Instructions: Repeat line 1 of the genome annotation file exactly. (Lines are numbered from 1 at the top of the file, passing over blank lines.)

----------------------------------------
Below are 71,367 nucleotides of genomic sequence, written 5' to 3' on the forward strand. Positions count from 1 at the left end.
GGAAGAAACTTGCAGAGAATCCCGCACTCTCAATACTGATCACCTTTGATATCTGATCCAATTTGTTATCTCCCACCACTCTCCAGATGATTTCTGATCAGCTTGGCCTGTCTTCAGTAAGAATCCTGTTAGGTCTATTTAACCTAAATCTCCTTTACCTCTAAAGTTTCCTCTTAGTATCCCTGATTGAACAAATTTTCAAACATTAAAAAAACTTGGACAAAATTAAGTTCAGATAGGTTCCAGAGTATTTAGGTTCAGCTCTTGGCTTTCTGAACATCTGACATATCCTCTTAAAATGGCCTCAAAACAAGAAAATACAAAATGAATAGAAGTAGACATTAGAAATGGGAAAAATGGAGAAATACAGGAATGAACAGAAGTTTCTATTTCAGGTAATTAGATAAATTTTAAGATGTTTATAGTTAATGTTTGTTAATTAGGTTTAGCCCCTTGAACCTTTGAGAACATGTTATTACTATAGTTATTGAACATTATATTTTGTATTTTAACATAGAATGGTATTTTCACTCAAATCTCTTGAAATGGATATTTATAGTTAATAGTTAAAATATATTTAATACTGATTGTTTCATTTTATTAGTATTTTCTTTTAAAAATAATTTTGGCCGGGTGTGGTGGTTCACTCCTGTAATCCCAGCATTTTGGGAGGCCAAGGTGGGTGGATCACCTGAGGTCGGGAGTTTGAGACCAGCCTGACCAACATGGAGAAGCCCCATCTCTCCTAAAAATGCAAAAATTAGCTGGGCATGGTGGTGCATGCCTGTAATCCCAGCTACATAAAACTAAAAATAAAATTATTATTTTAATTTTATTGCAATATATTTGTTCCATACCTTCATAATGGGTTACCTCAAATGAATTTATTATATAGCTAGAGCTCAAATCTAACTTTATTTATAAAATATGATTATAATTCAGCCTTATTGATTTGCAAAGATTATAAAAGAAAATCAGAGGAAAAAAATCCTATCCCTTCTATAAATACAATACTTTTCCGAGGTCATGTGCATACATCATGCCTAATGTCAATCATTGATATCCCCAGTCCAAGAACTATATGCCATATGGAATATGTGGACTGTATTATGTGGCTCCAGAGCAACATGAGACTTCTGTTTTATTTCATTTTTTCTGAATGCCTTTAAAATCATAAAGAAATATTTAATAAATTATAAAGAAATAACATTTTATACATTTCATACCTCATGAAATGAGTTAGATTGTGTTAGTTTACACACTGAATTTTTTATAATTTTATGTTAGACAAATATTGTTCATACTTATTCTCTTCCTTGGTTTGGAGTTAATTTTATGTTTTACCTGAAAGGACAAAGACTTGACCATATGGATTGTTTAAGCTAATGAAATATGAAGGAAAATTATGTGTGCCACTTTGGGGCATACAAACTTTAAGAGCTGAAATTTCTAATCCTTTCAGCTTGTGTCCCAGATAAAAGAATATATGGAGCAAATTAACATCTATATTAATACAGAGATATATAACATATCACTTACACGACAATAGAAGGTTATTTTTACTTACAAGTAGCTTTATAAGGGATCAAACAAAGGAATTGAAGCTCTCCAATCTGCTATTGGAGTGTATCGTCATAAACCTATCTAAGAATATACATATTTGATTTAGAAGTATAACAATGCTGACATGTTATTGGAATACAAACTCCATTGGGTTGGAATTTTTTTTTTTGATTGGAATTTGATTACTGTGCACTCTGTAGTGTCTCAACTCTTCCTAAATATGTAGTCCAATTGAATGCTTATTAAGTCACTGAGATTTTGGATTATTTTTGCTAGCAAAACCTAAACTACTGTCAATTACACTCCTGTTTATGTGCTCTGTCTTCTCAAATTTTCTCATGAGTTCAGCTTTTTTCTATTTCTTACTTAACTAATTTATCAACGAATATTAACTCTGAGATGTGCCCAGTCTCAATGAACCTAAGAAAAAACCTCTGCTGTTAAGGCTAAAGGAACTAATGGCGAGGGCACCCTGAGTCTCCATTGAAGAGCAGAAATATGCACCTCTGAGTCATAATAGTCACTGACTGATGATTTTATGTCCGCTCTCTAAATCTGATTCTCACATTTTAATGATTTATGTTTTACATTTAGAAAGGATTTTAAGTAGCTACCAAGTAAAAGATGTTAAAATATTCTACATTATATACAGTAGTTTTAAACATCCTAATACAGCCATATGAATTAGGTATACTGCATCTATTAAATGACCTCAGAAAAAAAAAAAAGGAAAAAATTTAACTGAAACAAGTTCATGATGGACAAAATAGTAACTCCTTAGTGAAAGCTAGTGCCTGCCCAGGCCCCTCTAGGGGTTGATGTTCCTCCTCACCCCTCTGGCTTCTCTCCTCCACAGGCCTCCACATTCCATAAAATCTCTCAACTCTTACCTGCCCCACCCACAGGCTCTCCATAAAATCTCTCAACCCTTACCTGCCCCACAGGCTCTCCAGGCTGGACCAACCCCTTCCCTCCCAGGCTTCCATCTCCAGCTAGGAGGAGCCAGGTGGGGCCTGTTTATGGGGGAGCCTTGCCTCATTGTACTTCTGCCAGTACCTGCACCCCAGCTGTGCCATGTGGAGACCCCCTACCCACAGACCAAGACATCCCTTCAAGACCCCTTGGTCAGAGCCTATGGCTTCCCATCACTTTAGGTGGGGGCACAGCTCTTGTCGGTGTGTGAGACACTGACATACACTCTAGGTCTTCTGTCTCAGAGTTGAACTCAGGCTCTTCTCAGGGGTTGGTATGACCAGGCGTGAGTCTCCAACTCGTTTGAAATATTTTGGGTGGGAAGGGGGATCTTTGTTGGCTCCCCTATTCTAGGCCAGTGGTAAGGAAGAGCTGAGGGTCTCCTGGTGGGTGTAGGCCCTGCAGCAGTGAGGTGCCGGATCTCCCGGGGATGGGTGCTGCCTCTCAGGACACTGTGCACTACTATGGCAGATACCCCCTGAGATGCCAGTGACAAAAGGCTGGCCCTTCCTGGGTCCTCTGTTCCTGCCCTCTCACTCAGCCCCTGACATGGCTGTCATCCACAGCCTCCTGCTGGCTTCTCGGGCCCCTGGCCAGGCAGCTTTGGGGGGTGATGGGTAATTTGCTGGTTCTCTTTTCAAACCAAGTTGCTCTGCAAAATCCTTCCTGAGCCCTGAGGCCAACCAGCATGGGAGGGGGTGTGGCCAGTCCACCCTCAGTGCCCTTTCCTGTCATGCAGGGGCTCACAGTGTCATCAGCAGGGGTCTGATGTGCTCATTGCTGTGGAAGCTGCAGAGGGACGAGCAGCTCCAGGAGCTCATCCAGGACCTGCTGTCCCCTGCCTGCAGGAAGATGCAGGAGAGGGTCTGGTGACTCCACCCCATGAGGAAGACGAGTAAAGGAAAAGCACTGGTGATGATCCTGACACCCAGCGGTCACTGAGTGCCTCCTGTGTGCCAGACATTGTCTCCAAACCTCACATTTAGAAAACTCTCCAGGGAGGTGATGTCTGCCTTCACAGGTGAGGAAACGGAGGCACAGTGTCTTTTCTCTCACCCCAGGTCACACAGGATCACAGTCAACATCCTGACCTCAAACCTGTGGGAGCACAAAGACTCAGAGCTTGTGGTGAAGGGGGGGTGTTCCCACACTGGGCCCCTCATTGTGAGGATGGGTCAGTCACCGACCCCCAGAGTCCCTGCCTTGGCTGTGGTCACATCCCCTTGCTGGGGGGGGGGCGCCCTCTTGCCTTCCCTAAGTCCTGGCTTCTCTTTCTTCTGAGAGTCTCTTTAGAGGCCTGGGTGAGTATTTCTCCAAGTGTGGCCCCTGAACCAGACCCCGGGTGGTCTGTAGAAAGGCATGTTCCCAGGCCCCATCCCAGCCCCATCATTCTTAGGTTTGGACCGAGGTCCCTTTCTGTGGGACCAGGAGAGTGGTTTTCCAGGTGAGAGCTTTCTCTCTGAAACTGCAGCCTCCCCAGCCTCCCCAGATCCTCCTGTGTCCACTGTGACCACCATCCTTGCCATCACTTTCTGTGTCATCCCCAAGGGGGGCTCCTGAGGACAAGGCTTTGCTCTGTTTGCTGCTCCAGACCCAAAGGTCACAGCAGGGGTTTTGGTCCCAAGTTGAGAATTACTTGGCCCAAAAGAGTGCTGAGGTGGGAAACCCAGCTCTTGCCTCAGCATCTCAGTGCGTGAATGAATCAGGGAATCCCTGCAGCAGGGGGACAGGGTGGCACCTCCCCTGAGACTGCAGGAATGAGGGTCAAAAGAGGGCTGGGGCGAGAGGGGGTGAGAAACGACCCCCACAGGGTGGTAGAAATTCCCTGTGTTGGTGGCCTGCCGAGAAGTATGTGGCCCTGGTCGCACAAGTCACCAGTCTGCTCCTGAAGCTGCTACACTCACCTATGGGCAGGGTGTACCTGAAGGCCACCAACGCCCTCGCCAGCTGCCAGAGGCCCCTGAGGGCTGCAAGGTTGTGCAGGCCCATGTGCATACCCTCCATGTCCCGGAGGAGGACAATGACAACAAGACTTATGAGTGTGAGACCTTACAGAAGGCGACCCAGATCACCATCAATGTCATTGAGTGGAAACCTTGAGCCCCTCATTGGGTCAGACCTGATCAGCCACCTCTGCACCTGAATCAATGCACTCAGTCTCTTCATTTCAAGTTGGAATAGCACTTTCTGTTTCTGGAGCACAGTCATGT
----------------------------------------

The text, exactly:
Below are 71,367 nucleotides of genomic sequence, written 5' to 3' on the forward strand. Positions count from 1 at the left end.